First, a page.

Like many rebels, Li Zicheng had been a soldier in the Ming Army before joining a rebel group in 1629, one of the many that existed in the late Ming years, as repeated famines and widespread government disintegration pushed the countryside and periphery provinces pushed Beijing farther and farther from the rest of China. Yet, while peasants made up the bulk of the rebel forces, their leaders were usually professional soldiers, military couriers and lifelong bandits, and it was not unusual for rebel commanders to easily pass back and forth from Imperial to Rebel camps, some point out as a result of the general pattern of social militarization of the late Ming.
These rebellions occurred in four distinct Phases.
The first, from 1627 to 1631, took place in Shaanxi province where a series of mutinies and bandit attacks swelled into a steady plundering by discrete mobile bands. According to folklore, in 1630 he was put on public display in an iron collar and shackles for his failure to repay loans to an usurious magistrate, Ai. Ai struck a guard who offered shade and water to Li, whence a group of peasants tore apart Li's shackles, spirited him to a nearby hill, and proclaimed him their leader. Despite having only wooden sticks, Li and his band ambushed police sent against them and obtained their first real weapons. How close the legend is to reality is often put in question, but as far as official records are concerned, Li Zicheng joined the rebellion in the early 1630s as a Ming Soldier, and his fortunes rose and fell throughout the 1630s, along with the fortunes of the rebellion.
In the second phase, from 1631 to 1636, was also one of disorganized raiding in the western provinces, but rebel units were larger and the terrain across which they moved was more extensive, covering most of the forested border areas of Huguang, Henan and Shaanxi, and while the Ming military maintained its superiority, Civilian Coordinators such as Hong Chengchou found it increasingly difficult to ensure the obedience of professional military commanders like Zou Liangyou.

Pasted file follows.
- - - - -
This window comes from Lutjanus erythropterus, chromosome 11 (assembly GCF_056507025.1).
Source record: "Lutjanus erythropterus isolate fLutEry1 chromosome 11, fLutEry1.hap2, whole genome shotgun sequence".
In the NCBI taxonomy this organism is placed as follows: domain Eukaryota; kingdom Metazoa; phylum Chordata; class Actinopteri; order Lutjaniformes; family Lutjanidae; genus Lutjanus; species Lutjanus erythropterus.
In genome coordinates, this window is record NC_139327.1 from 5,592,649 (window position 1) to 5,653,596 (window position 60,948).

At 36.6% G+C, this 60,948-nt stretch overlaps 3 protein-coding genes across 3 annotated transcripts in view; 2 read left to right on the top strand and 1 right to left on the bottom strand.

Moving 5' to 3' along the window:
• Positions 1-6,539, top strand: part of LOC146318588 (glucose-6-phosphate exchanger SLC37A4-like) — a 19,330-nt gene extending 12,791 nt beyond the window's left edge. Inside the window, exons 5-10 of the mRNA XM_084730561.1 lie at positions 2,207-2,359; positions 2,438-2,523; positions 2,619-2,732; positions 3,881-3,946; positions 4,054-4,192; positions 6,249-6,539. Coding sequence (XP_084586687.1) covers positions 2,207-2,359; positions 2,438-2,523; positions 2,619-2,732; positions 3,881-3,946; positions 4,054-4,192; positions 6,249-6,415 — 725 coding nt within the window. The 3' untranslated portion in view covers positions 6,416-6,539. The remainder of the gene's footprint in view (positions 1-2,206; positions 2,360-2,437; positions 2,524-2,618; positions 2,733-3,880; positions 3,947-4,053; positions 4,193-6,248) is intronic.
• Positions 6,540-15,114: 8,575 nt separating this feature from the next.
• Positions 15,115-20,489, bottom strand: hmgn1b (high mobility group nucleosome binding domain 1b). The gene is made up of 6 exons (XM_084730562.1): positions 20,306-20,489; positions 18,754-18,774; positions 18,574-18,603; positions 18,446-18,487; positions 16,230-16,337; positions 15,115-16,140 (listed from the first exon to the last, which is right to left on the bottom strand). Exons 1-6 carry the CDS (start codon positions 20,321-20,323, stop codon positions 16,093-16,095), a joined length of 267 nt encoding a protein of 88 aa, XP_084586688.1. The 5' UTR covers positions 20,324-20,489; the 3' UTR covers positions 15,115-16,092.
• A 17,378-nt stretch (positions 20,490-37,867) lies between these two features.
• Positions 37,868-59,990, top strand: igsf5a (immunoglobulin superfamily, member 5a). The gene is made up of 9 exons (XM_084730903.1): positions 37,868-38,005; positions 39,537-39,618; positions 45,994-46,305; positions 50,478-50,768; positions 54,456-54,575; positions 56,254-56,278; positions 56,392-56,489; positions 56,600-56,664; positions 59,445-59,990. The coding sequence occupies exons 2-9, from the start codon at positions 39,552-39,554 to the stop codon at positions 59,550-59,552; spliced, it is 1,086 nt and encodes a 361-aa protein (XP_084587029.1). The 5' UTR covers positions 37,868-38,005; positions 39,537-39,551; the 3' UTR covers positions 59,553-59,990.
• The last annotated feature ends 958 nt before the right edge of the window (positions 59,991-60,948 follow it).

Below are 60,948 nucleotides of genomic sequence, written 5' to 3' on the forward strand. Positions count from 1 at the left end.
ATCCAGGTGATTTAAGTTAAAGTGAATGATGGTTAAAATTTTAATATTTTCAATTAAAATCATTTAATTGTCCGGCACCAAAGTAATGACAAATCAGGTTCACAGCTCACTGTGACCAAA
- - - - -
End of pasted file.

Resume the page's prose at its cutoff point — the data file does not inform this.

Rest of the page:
During the third phase, 1637-1641, the rebel armies coalesced into larger armies under Zhang Xianzhong and Li Zicheng, and although they suffered from a brief period of decline in 1640, March of 1641 saw the tides of the war change as the Imperial forces lost Luoyang to Li Zicheng and Xiangyang to Zhang Xianzhong. After this pivotal year, both rebel leaders came to feel the stirrings of Dynastic ambition. 
For Li Zicheng, the shift from bandit general to monarch occurred in Henan, following the fall of Kaifeng in 1642, where he secured the support of several local military leaders and gentry-men who later proved crucial for his ambitions. The backbone of Li Zicheng’s political projects was formed by able officials such as Song Qijiao, who had joined him in 1634 and would later become his Minister of Personnel in 1643, Li Yan, a prominent figure in Kaifeng, where he had gained a reputation for siding with the exploited classes against avaricious gentry, and his classmate, Niu Jingxing, a hard-drinking Muslim juren from Baoji county. Niu Jingxing in particular would play a central role as an advisor, encouraging the rebel general to seek the support of other literati in the area, as many members of the upper gentry in Henan, Shaanxi and Shanxi were displeased with the Ming Government.
This move, which attracted the scholars and gentry-men opposed to the Donglin partisans that dominated the Ming court, would with time be the first in a series of events that came to consolidate the shape of things to come in the future court, but that must be left for another chapter. 
The military campaigns of 1642 and 1643 continued with mixed results, as the Ming Government proved unable to deal a death blow to the rebellion and Li Zicheng was similarly incapable of ending the war. In mid-1643, he formed his own Six Ministries at his home province of Shaanxi and was able to score a great military victory against a Ming invasion of Henan, the famine-stricken province wreaking havoc on the Ming and their supply lines. Xi’an was occupied by the Ming in August of 1643 and renamed as Chang’an after the old Tang capital. 
“The Hundred and two Mountains of Qin” were now in rebel hands, noted the poet Li Wen as the realization that Li Zicheng now controlled the same strategic region whence so many successful dynasties had sprung.